The Eleventh Circuit sided with the Third Circuit in finding that a creditor’s administrative claim under 11 U.S.C. § 503(b)(9) does not offset its new value defense pursuant to 11 U.S.C. § 547(c)(4).  Auriga Polymers Inc. v. PMCM2, LLC as Trustee for Beaulieu Liquidating Trust, 40 F. 4th 1273 (11th Cir. 2022)

The Debtor, Beaulieu, was a large carpet manufacturer and distributor that entered Chapter 11 in July 2017.  Ultimately, the Court approved a chapter 11 plan which provided for the creation of a liquidating trust and the appointment of a liquidating trustee empowered with the authority, among other things, to pursue preference claims against the Debtor’s creditors.  The subject creditor, Auriga, had been a supplier of polyester resins to the Debtor and had shipped over $3.5 million in goods to the Debtor in the ninety days prior to the petition date, while receiving $2.2 million in payments during this same ninety-day period.

In defending the trustee’s action to recover allegedly preferential transfers, Auriga relied heavily on the new value defense under Section 547(c)(4) of the Bankruptcy Code, which allows a creditor to offset any transfers received in the amount of new value provided after receipt of the transfers (i.e. in this case, materials Auriga shipped after it received payments from the Debtor).  The trustee contended that Auriga’s new value defense must be reduced by the amount of Auriga’s claim under Section 503(b)(9), which allows a creditor an administrative priority claim for the value of goods received by the Debtor within twenty (20) days prior to the petition date.  The parties essentially stipulated to the facts and presented the legal issue to the bankruptcy court for resolution.  As the math worked out, the trustee would either prevail in the amount of $421,119 or receive nothing.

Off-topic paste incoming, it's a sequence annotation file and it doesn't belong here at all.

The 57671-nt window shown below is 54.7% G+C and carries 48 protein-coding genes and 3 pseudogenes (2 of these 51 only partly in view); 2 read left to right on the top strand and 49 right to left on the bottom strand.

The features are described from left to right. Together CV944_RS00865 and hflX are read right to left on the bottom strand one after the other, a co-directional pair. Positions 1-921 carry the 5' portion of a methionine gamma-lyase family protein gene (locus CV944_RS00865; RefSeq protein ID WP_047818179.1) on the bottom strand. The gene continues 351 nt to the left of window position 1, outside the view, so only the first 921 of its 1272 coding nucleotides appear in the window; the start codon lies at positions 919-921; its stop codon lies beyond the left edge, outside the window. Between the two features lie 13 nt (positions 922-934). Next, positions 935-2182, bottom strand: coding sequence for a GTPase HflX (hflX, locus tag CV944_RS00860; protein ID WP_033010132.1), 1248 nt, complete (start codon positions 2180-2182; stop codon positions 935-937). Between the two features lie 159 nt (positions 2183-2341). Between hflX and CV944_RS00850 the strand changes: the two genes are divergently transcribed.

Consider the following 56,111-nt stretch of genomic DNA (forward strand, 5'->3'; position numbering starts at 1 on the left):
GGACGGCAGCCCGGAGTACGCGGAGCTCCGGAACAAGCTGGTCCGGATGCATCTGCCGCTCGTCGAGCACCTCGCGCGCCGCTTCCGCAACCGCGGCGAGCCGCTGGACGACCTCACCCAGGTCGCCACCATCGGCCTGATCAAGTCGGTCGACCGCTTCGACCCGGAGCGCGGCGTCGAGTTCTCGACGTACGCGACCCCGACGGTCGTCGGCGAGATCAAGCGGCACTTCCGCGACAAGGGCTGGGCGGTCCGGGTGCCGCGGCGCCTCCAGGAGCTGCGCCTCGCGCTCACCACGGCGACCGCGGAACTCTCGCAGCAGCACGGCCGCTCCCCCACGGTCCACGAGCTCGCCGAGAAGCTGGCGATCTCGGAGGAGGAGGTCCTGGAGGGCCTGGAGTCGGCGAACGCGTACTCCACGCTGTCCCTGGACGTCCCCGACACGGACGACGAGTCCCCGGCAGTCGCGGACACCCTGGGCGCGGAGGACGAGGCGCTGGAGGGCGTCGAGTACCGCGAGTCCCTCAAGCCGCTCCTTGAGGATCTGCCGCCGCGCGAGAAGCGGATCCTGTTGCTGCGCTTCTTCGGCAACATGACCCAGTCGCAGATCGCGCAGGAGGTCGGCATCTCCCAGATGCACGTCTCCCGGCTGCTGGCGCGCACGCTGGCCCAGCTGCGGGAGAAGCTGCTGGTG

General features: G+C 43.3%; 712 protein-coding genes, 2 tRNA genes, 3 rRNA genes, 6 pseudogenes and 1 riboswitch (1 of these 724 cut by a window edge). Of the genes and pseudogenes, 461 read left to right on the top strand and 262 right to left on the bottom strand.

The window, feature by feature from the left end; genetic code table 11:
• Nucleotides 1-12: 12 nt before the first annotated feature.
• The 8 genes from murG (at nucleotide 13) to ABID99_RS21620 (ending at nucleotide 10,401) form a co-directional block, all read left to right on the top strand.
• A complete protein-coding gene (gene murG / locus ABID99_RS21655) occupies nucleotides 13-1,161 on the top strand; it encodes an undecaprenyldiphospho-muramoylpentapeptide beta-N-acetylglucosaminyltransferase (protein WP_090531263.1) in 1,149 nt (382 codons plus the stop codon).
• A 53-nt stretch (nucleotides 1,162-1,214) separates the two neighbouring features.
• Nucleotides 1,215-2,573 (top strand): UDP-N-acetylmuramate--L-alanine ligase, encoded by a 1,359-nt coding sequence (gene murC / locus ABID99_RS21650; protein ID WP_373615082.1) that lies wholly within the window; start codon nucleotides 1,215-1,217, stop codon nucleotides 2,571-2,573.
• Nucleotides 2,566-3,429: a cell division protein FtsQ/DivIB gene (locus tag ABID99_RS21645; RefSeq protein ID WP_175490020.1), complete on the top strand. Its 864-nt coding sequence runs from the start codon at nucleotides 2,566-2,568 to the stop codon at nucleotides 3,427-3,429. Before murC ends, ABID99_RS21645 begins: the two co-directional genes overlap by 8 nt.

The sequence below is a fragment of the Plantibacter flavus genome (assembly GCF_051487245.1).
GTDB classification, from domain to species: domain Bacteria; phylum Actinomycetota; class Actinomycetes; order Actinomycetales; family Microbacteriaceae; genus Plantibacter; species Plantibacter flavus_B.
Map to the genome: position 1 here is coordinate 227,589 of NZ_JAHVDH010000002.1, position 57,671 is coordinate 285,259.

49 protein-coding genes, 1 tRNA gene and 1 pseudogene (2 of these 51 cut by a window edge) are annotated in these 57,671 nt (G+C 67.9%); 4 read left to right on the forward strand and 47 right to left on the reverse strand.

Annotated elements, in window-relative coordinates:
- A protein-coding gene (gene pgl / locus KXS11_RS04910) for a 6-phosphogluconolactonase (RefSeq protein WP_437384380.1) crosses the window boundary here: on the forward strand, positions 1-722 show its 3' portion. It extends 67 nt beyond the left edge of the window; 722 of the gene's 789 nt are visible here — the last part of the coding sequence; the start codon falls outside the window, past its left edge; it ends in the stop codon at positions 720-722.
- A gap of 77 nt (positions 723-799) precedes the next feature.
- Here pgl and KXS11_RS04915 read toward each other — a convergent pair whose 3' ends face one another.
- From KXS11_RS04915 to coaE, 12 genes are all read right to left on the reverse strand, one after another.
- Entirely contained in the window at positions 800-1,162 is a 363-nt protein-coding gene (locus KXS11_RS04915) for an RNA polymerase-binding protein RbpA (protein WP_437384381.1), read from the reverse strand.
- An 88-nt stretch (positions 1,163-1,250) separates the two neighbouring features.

The bankruptcy court agreed with the trustee, and more specifically with its own prior opinion regarding another preference action in the same bankruptcy case.  The Eleventh Circuit granted an immediate appeal and reversed the bankruptcy court.

The Eleventh Circuit seemingly extended its determination beyond the facts, reasoning that no post-petition transfer (not just a 503(b)(9) claim) could be used to reduce a creditor’s new value defense.  The court distinguished its prior opinion in In re BFW Liquidation, LLC, 899 F.3d 1178 (11th Cir. 2018), and joined the Third Circuit in In re Friedman’s, Inc., 738 F.3d 547 (3d Cir. 2013).  Although the court agreed with the trustee that the statute was silent on whether transfers reducing new value had to be made pre-petition or post-petition, it essentially held that the word “transfer” should have the same meaning throughout the statute (i.e. since a preferential transfer must, by definition, be pre-petition, so must a transfer reducing the new value defense).  It also held that the 503(b)(9) claim constituted a transfer, even though the trustee had not paid it, because the trustee was holding the funds in reserve.  In addition, the court concluded that its reading supported the bankruptcy policy of discouraging creditors “racing to the courthouse to dismantle a financially distressed debtor,” and noted that “equity of distribution does not mean equal distribution.”

Although other lower bankruptcy courts have held to the contrary, creditors facing preference actions should take to heart that two circuit courts have now held that creditors can have a priority 503(b)(9) claim and use the same invoices to support a new value defense.

M. Kevin McCarrell is a partner, based in the firm’s Greenville, SC office.  Stephanie Slater is an associate, based in the firm’s Wilmington, DE office.